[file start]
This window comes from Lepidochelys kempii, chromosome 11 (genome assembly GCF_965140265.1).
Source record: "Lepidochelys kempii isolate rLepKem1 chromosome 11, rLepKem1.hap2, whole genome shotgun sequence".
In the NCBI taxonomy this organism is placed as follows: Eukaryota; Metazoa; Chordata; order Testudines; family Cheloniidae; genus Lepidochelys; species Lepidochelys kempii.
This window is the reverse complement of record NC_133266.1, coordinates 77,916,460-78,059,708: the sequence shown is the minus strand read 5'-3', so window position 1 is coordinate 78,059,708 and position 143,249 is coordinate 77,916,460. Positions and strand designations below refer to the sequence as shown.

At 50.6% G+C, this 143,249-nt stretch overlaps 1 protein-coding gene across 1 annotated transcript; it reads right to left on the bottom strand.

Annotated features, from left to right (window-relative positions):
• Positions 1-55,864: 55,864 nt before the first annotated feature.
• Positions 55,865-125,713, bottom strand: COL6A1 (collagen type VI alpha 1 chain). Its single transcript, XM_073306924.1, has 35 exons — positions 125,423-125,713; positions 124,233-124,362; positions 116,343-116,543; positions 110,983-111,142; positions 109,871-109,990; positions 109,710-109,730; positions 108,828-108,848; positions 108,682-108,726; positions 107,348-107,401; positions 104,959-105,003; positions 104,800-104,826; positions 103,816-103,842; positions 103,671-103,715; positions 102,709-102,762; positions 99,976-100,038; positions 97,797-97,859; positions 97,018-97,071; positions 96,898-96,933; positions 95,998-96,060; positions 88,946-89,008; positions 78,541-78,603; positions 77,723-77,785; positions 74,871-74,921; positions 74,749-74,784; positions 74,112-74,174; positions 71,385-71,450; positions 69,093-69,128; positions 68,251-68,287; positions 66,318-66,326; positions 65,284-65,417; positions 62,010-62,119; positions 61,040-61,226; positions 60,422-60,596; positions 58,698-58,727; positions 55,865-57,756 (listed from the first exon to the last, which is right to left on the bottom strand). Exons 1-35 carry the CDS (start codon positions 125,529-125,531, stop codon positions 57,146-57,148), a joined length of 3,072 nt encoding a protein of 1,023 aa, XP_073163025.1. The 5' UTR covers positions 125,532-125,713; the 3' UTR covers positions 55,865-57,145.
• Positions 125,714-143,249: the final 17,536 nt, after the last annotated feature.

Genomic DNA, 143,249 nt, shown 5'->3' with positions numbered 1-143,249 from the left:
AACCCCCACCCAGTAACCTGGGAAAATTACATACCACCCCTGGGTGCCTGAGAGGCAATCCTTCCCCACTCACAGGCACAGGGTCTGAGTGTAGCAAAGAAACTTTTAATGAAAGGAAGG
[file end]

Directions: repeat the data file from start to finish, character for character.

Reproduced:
This window comes from Lepidochelys kempii, chromosome 11 (genome assembly GCF_965140265.1).
Source record: "Lepidochelys kempii isolate rLepKem1 chromosome 11, rLepKem1.hap2, whole genome shotgun sequence".
In the NCBI taxonomy this organism is placed as follows: Eukaryota; Metazoa; Chordata; order Testudines; family Cheloniidae; genus Lepidochelys; species Lepidochelys kempii.
This window is the reverse complement of record NC_133266.1, coordinates 77,916,460-78,059,708: the sequence shown is the minus strand read 5'-3', so window position 1 is coordinate 78,059,708 and position 143,249 is coordinate 77,916,460. Positions and strand designations below refer to the sequence as shown.

At 50.6% G+C, this 143,249-nt stretch overlaps 1 protein-coding gene across 1 annotated transcript; it reads right to left on the bottom strand.

Annotated features, from left to right (window-relative positions):
• Positions 1-55,864: 55,864 nt before the first annotated feature.
• Positions 55,865-125,713, bottom strand: COL6A1 (collagen type VI alpha 1 chain). Its single transcript, XM_073306924.1, has 35 exons — positions 125,423-125,713; positions 124,233-124,362; positions 116,343-116,543; positions 110,983-111,142; positions 109,871-109,990; positions 109,710-109,730; positions 108,828-108,848; positions 108,682-108,726; positions 107,348-107,401; positions 104,959-105,003; positions 104,800-104,826; positions 103,816-103,842; positions 103,671-103,715; positions 102,709-102,762; positions 99,976-100,038; positions 97,797-97,859; positions 97,018-97,071; positions 96,898-96,933; positions 95,998-96,060; positions 88,946-89,008; positions 78,541-78,603; positions 77,723-77,785; positions 74,871-74,921; positions 74,749-74,784; positions 74,112-74,174; positions 71,385-71,450; positions 69,093-69,128; positions 68,251-68,287; positions 66,318-66,326; positions 65,284-65,417; positions 62,010-62,119; positions 61,040-61,226; positions 60,422-60,596; positions 58,698-58,727; positions 55,865-57,756 (listed from the first exon to the last, which is right to left on the bottom strand). Exons 1-35 carry the CDS (start codon positions 125,529-125,531, stop codon positions 57,146-57,148), a joined length of 3,072 nt encoding a protein of 1,023 aa, XP_073163025.1. The 5' UTR covers positions 125,532-125,713; the 3' UTR covers positions 55,865-57,145.
• Positions 125,714-143,249: the final 17,536 nt, after the last annotated feature.

Genomic DNA, 143,249 nt, shown 5'->3' with positions numbered 1-143,249 from the left:
AACCCCCACCCAGTAACCTGGGAAAATTACATACCACCCCTGGGTGCCTGAGAGGCAATCCTTCCCCACTCACAGGCACAGGGTCTGAGTGTAGCAAAGAAACTTTTAATGAAAGGAAGG